This Face

     – be as tho painted –

Listen to audio

This Face

     – be as tho painted –

This face you see
Be as tho painted, 
Told idiosyncrasy   
Disorderly related,
Still has a grandee
Fixed thus to elate,
Not au contrair be
Of a mindful trait,
But of astute being
In that erudite state
Affects as depicted,
Note ingress's place
Tho ilk’s affixed bait,
See face, as tho painted...
A face will so emerge
In life unacquainted, 
Yet ‘tis discouraged
At seen underrated, 
For fruit of one’s urge 
Begs shan’t be wasted,
As but a dreamlike hold
Life fancied be untainted,
And that you not fail extol  
This face, be as tho painted!
                                                 © Jean-Jacques Fournier

Imagery - Oskar Kokoschka
Music – Maurice Ravel – Pavane Pour une infante Défunte 
(for a dead Princess) 
Audio Recital – Jean-Jacques Fournier
                                                                           ov written in Montreal
                                                                                 January 2, 2002
					                                   rewrote in Sweetsburg
                                                                                January 25, 2022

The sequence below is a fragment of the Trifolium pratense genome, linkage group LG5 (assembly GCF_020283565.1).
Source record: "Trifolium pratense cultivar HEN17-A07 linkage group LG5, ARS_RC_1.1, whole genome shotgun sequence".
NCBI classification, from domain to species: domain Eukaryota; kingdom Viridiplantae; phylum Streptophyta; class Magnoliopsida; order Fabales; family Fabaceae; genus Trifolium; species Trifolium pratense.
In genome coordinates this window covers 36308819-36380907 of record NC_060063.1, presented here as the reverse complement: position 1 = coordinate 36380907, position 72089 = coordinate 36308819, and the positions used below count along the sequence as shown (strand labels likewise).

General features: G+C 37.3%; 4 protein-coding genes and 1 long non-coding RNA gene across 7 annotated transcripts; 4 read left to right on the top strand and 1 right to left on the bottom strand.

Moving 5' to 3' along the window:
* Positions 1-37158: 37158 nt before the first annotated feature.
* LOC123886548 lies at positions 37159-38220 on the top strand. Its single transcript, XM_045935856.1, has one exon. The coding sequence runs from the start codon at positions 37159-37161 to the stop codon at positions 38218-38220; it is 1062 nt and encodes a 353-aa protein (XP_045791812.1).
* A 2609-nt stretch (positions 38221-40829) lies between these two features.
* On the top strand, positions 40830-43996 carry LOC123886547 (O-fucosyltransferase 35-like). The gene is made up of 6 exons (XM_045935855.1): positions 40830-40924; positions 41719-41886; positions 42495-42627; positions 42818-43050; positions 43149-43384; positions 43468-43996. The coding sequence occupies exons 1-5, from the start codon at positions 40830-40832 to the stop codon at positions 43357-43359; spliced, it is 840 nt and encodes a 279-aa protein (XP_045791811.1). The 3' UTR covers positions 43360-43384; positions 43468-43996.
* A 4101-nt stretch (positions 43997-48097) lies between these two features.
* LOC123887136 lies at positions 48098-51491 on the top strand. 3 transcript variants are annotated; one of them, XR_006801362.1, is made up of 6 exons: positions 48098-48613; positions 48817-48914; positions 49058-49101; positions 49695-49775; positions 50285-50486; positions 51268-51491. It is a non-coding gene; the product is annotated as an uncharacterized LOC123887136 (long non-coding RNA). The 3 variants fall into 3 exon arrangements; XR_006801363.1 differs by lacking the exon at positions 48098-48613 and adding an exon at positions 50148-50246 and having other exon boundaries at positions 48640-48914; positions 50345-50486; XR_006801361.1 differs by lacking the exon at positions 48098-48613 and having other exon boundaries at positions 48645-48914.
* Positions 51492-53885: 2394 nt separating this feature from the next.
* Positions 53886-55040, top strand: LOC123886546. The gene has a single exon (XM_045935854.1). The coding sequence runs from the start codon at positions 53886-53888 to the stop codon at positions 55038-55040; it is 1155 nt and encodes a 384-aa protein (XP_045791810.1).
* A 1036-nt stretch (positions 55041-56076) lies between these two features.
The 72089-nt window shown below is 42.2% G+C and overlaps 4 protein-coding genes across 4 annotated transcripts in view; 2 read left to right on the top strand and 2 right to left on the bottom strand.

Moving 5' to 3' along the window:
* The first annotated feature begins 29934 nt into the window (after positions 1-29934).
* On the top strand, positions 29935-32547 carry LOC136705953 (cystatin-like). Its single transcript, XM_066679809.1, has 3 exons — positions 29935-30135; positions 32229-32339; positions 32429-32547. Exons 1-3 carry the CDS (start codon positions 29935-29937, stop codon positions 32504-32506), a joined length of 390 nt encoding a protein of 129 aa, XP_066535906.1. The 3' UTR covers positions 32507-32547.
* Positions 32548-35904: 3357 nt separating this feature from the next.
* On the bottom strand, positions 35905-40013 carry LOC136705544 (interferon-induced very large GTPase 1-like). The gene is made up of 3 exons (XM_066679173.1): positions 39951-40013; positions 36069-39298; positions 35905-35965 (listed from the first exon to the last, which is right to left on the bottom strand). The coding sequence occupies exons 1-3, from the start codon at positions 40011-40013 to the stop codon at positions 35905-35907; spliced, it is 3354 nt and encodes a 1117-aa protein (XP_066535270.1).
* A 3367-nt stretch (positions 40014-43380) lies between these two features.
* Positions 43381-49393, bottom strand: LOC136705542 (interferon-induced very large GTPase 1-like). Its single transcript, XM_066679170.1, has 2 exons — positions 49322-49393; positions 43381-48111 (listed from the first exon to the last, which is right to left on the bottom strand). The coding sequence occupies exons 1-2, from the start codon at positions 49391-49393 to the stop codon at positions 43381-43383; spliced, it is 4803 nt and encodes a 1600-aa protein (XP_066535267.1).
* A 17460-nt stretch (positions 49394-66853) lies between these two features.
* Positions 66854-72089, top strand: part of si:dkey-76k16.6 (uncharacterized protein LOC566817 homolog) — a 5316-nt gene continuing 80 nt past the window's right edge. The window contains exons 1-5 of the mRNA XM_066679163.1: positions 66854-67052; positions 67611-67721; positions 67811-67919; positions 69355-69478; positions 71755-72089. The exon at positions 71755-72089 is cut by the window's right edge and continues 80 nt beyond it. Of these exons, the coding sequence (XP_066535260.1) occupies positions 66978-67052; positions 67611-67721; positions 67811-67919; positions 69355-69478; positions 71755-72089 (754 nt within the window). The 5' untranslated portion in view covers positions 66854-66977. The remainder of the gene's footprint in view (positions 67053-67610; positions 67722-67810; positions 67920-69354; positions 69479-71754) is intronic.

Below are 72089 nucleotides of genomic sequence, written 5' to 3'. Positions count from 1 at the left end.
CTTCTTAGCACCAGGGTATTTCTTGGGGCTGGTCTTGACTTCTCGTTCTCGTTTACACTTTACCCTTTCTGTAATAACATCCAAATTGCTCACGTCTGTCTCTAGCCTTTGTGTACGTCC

4 thoughts on “This Face

  1. Thank you, Paulette. Your supportive encouraging and receptive responses of to my persistent written and vocal recital experiments in the poetic language, is the feed that keeps we scribblers of the genre alive and continuing. There is always a word spinning around in one’s mind that initiates the development of a poem story, as this one just publish, being This Face. one of many I have written on this subject that of telling about life, written in all our faces!

  2. When I was young, I tried to imagine what I would look like at 30, then 40, 50 and so on. Looking back, I realize it is how we embrace the present in each moment, that our faces are drawn. We are the artists of our faces. My favouite lines:

    “A face will so emerge
    In life unacquainted,”

    Another wonderful poem and recitation!

  3. Yes, you do kind of wonder about the changes we must eventually experience, especially when noticing the changes that are taking place in the older people around and or close to us. In my case, my own father most especially who fell deathly ill at 36 and was gone at 39, sadly looking like a very old 89. Next poem will attempt a more cheerful aspect of life and reality. Thank you, Rebecca, for your ongoing interest in my poetic scribbles.

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